Re: Should Publishers Offer Free-Access Services?

From: Thomas J. Walker <tjw_at_GNV.IFAS.UFL.EDU>
Date: Mon, 6 Nov 2000 17:17:16 -0500

In a 15 Sep posting (copied below), I reported that, in January 2000, the
Entomological Society of America (ESA) initiated a new service: for 75% of
the price of 100 paper reprints, authors could have unlimited use of the
PDF files of the archived version of their articles and ESA would provide
immediate free Web access (IFWA) by making the articles freely accessible
on its server.

During the first six months, only 14% of authors in ESA's four journals
bought the service. For the Jul-Aug issues, sales increased to 35%. This
posting is to report that 41% of authors bought IFWA for the Sep-Oct issues.

Many authors like the service and ESA is profiting from offering it.

Would anyone care to suggest if other scientific societies will start
offering (at a fair price) what all of their authors would like to have
[IFWA]? [or has some other society already started?]


Copy of 15 Sep 2000 posting:

In an earlier posting, I explained how the transition to universal free
  access to journal articles could become market-driven if publishers would
  only sell Immediate Free Web Access (IFWA) to authors who want it. The
  publishers would deliver IFWA by posting freely accessible PDF files of
  articles concurrent with publication. The price of this service would be
  very low at first, but would increase as paper copies on library shelves
  (and site licenses to electronic versions) became superfluous. Publishers
  would replace revenues from libraries with revenues from authors and their
  supporting institutions, but only to the extent that authors and their
  institutions wanted this to happen. (See "An IFWA transition" in the
  archives of this forum at See also

  Later I reported that the Entomological Society of America (ESA) was
  offering IFWA to its authors for 75% of the cost of 100 paper reprints.
  . (See "Should Publishers Offer Free-Access Services?" at

  Here I report that the initial results of selling IFWA suggest that the
  transition to universal free access may indeed be speeded and smoothed by
  such sales.

  First some background: ESA, like many other scientific societies, partly
  depends on revenues from its journals to pay for other member
  services. Because of this, and because publishing high-quality refereed
  journals is expensive, ESA has been reluctant to provide free Web access to
  the articles in its journals. For example, in 1997, when ESA began to
  offer its authors "PDF reprints," it chose to sell them by the download and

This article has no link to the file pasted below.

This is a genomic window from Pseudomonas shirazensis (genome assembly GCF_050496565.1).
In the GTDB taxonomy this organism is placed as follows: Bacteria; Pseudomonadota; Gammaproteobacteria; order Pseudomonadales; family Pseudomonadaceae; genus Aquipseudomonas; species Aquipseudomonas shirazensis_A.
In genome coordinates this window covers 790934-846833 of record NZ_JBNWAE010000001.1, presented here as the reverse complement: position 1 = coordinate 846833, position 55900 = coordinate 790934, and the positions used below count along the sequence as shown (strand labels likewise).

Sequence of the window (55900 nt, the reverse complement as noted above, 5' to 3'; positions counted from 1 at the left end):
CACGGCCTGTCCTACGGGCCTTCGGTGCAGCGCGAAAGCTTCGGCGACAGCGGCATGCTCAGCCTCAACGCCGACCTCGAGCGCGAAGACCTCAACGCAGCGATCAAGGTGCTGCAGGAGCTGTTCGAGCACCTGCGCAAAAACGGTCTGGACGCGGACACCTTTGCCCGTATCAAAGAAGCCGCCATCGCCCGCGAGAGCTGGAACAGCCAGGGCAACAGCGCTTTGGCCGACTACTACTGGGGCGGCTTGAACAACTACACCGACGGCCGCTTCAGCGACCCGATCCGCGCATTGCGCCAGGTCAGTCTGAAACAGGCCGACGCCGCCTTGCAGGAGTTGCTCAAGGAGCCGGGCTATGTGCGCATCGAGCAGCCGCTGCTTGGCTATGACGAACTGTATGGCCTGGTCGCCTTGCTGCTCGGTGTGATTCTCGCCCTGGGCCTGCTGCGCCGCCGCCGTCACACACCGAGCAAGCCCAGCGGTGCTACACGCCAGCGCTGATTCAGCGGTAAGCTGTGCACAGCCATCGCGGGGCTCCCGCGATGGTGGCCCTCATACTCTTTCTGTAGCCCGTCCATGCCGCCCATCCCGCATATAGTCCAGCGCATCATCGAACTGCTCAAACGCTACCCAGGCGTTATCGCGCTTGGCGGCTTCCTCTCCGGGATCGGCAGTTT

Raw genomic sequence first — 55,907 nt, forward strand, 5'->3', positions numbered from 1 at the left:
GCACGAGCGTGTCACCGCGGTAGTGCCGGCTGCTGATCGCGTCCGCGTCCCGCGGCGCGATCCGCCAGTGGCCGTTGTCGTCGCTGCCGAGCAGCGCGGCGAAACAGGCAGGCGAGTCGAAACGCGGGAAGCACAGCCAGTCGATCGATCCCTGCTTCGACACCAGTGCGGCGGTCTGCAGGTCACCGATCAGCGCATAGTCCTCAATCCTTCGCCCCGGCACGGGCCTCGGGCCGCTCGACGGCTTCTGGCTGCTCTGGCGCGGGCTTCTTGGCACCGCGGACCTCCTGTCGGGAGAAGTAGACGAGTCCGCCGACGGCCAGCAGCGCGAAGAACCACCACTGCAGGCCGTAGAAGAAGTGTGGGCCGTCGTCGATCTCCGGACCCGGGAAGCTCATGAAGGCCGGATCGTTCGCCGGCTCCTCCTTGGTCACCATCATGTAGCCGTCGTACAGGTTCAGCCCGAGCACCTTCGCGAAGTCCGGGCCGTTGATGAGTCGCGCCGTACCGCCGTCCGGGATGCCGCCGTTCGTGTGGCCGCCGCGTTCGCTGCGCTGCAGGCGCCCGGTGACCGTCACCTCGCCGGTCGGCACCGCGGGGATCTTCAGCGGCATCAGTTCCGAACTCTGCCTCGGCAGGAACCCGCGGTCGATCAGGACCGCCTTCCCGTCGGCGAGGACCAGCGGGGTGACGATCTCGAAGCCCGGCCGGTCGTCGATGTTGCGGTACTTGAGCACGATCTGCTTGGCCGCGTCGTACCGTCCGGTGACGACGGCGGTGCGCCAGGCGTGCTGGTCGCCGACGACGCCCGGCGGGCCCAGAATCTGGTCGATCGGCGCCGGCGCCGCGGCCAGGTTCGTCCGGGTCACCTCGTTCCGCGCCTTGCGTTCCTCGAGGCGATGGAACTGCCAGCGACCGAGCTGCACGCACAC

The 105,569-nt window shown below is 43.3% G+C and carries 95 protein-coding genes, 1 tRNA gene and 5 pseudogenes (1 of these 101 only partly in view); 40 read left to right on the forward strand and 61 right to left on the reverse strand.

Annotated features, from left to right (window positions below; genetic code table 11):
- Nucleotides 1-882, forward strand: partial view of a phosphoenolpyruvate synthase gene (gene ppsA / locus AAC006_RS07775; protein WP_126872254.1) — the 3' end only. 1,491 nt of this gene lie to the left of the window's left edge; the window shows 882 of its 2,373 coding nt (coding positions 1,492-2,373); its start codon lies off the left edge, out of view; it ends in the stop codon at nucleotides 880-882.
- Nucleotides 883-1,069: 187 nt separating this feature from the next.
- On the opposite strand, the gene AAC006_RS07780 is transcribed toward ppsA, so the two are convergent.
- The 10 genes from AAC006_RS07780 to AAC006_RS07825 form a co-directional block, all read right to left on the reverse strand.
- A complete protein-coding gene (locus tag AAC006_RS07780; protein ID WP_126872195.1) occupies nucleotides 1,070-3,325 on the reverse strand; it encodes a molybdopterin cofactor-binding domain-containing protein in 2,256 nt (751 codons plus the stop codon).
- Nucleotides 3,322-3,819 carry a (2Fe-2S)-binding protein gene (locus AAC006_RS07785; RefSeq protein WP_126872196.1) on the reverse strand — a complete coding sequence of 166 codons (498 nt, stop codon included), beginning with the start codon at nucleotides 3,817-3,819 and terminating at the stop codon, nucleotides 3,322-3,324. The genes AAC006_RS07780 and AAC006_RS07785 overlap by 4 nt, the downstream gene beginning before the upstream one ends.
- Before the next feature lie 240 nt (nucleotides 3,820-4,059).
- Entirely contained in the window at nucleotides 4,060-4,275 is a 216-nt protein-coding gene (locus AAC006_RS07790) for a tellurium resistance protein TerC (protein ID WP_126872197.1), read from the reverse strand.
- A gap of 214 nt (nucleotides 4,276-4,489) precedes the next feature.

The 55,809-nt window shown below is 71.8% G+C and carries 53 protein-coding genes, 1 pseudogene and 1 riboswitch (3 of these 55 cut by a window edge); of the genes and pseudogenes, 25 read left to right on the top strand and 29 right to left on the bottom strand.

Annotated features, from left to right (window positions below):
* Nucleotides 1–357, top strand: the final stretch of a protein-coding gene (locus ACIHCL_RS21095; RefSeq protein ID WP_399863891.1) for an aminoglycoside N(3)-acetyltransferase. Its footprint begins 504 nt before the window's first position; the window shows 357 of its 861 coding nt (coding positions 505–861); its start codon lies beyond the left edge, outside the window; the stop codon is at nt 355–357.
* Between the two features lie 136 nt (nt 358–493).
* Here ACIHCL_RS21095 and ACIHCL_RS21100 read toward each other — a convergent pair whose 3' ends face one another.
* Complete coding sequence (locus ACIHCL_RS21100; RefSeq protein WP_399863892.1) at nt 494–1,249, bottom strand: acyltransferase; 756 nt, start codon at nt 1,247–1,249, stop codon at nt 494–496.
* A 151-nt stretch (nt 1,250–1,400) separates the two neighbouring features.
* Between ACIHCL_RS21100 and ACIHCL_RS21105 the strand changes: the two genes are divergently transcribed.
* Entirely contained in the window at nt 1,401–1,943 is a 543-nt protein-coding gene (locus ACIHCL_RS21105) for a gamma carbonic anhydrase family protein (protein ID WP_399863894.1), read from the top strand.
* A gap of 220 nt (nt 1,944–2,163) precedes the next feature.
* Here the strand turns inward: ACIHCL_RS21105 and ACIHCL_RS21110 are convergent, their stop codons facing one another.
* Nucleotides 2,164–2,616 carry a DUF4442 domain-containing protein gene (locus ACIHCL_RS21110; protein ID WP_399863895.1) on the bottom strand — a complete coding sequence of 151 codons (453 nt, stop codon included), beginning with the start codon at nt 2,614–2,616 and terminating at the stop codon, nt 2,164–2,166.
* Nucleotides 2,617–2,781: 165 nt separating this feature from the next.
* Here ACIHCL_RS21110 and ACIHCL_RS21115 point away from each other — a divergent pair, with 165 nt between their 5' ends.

to charge the same price for downloads as for traditional reprints. [PDF
  reprints were created by making PDF files of the articles and posting the
  files on ESA's server with a counter to track the number of times the files
  were downloaded.] In 1998, ESA sold PDF reprints for 8% of the 690
  articles published in its four principal journals. In 1999, sales dropped
  to 5% of 618 articles. Evidently, most authors did not think that
  counter-limited PDF reprints were worth the price that ESA was charging.

  In December 1999, ESA's Governing Board voted to sell IFWA in the form of
  "unlimited PDF reprints" and set the price for that service at 75% of the
  price of 100 paper reprints. For example, for $90, the PDF file of a
  7-page article would be immediately freely available on the Web and could
  be downloaded without limits. Furthermore the author could post the PDF
  file of the article on any server and could print copies of the articles
  from the PDF file to satisfy needs for paper reprints. During the first
  six months (Jan. to June), authors bought IFWA for 14% of the articles
  published in the society's four journals [58 of 405 articles]. During July
  and August 2000 (the most recent bimonthly issues), authors bought IFWA for
  35% of the articles (44 of 127). This rapid increase in the sale of
  unlimited free electronic access to articles suggests that ESA's authors
  consider the current price a fair one.

  Previous sales of paper reprints suggest why unlimited PDF reprints are
  selling well. More than 90% of ESA authors have traditionally bought at
  least 100 paper reprints of their articles. ESA authors who are willing to
  forego "official" reprints can save money. Authors who don't buy paper
  reprints can print near equivalents from the freely accessible PDF files
  and can avoid storing paper reprints and fulfilling reprint requests by
  mail. [Currently about 60% of those who buy IFWA buy paper reprints as
  well, but I predict that such purchases will quickly decline.]

  As far as I can determine, high rates of purchase of paper reprints are
  characteristic of all journals in the biological and biomedical
  sciences. Therefore, I would expect members of societies in those areas to
  lobby for their societies to offer IFWA at a price no greater than 100
  paper reprints. Because the societies as well as their authors would
  benefit from such sales, their leaders should have no basis for refusing to
  initiate such sales.

  Andrew Olyzko has recently pointed out that growth rates rather than
  absolute numbers are the best indicators of the e-publication future ("The
  rapid evolution of scholarly communication" at On this basis, sales of
  IFWA may be more important in the transition to universal free access than
  many have previously thought.

  Tom Walker

Thomas J. Walker
Department of Entomology & Nematology
University of Florida, PO Box 110620, Gainesville, FL 32611-0620
E-mail: FAX: (352)392-0190
Received on Mon Jan 24 2000 - 19:17:43 GMT

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